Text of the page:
The baby loves it because mommy’s icing is his favorite thing. Our daughter is my best critic, she has to critique my cakes before they go out the door, and she also likes to decorate her own cakes whenever possible, just like mommy. Jody liked the Elmo cake I made best, he’s infatuated with Elmo. Thia’s favorite is anything girly, the Peace Sign cake was a smash with her, and probably the wedding cake that she helped me deliver. She’s also very proud and loves all of her birthday cakes because she gets to decide what birthday cake she wants every year. Dave doesn’t have a favorite cake, his favorite thing is to watch me work.
Cakes by Capano knows that where there’s cake, there’s a celebration. Each piece of cake is served from Jennifer’s home, full of wholesome, loving, devotion. Cakes by Capano understands how important your celebration is to you and your family because it’s just as important to their family, and they’re proud to be a part of it.
We could go on celebrating, but Jennifer has to get back to work crafting wonderful confections for her customers.
I have a three-tiered, Sweet 16 Birthday, purple, and aqua zebra print cake for Saturday.
Telephone or email your order today. You don’t have to wait for your next birthday or wedding to find an occasion—order a “Monday” cake. I’m sure that Jennifer will whip you up something amazing.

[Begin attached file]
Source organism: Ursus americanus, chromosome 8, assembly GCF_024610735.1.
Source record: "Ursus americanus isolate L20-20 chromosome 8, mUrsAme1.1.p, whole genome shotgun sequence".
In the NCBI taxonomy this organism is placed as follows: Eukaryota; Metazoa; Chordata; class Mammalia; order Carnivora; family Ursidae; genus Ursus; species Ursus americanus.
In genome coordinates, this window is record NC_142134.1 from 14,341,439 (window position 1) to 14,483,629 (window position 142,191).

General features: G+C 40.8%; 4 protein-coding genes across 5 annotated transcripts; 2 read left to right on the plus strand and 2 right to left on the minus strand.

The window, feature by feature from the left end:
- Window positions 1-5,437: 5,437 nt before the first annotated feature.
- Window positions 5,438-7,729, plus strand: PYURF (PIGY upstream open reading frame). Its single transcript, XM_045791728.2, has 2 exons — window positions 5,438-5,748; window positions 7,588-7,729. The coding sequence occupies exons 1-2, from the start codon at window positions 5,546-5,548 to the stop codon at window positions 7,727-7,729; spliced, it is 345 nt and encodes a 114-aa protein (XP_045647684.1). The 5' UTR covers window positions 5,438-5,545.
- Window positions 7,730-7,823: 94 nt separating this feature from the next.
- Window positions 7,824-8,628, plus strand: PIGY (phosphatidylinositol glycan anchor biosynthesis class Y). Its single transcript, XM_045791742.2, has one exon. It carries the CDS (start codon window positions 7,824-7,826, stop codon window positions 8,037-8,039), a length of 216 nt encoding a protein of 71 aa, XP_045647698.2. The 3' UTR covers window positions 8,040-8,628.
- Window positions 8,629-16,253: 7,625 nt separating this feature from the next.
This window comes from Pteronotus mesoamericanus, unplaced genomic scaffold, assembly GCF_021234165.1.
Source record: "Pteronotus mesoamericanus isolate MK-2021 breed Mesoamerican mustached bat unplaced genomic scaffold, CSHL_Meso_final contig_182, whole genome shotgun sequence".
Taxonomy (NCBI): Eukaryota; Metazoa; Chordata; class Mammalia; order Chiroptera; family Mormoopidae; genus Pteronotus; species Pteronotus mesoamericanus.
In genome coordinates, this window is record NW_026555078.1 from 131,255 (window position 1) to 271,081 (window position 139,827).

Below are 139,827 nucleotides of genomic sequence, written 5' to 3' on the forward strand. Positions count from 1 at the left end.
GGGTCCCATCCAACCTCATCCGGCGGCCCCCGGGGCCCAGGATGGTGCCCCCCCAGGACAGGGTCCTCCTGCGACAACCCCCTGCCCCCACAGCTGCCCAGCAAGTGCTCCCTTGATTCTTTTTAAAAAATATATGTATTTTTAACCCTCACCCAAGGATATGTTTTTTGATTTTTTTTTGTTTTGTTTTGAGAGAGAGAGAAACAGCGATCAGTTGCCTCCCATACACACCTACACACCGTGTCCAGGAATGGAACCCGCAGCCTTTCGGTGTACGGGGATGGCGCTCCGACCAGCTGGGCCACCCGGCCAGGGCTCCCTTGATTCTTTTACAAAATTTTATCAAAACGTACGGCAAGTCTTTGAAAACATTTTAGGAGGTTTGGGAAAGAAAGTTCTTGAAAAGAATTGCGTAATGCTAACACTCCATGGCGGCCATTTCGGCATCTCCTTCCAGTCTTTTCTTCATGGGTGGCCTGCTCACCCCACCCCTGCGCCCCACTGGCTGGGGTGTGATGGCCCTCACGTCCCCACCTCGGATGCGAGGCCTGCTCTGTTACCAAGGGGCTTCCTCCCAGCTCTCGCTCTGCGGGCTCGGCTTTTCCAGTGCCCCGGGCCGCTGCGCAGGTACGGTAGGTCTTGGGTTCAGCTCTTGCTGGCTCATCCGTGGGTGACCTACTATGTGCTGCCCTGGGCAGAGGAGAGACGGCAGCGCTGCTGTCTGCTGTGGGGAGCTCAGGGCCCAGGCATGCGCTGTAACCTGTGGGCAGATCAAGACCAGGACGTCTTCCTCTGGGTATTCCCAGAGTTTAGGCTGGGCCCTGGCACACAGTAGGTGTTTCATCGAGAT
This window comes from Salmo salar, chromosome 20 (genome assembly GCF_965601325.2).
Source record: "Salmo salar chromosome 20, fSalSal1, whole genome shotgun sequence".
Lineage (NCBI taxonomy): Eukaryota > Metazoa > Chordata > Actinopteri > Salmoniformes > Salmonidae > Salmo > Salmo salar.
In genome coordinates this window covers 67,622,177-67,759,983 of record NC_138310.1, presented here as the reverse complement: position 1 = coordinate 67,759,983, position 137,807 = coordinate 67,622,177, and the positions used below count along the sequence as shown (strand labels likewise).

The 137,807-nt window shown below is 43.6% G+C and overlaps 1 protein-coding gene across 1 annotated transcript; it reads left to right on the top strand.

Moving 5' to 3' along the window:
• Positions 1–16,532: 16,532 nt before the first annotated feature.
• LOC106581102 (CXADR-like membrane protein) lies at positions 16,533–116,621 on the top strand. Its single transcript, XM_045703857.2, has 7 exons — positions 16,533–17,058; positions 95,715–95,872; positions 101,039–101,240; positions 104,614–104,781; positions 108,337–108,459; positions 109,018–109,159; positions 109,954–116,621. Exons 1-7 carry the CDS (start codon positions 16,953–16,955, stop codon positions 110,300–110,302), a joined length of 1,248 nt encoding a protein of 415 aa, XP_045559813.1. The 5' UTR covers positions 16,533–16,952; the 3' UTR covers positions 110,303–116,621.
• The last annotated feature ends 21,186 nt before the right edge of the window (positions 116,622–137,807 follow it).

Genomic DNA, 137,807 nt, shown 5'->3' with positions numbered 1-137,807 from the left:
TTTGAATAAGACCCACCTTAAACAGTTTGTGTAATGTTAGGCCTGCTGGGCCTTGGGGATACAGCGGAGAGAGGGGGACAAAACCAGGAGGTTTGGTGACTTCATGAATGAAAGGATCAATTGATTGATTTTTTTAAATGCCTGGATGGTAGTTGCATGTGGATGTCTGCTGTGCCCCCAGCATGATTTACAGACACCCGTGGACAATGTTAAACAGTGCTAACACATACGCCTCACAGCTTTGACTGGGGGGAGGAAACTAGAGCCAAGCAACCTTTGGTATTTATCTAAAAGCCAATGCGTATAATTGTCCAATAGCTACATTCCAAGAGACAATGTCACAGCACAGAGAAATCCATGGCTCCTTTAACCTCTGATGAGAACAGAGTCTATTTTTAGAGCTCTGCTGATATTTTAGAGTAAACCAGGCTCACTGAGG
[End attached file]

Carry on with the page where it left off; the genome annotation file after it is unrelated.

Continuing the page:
Mention Made With Passion and receive 20% off your next order from Cakes by Capano.
If you think that cake decorating might be your passion, Jennifer Capano teaches Wilton cake decorating classes at local Michaels craft stores. Get started, and feed your passion.
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Snowville™ Creamery provides great tasting, high quality, farm fresh, minimally processed milk and cream to consumers in Ohio and neighboring areas. They feed the cows a special diet, which yields milk that tastes better and is higher in Omega 3 fatty acids and CLA, which leads to leaner and healthier milk drinkers. Snowville Creamery isn’t keeping the cows’ diet a secret. It’s grass.
Warren Taylor is the owner of Snowville Creamery. He graduated from Ohio State University with a Dairy Technology degree and worked for Safeway Dairy Division designing production facilities for 10 years. He spent another 10 years as an independent consultant doing the same thing for such dairy giants as Land O’ Lakes, Tropicana, Dannon, and Daisy.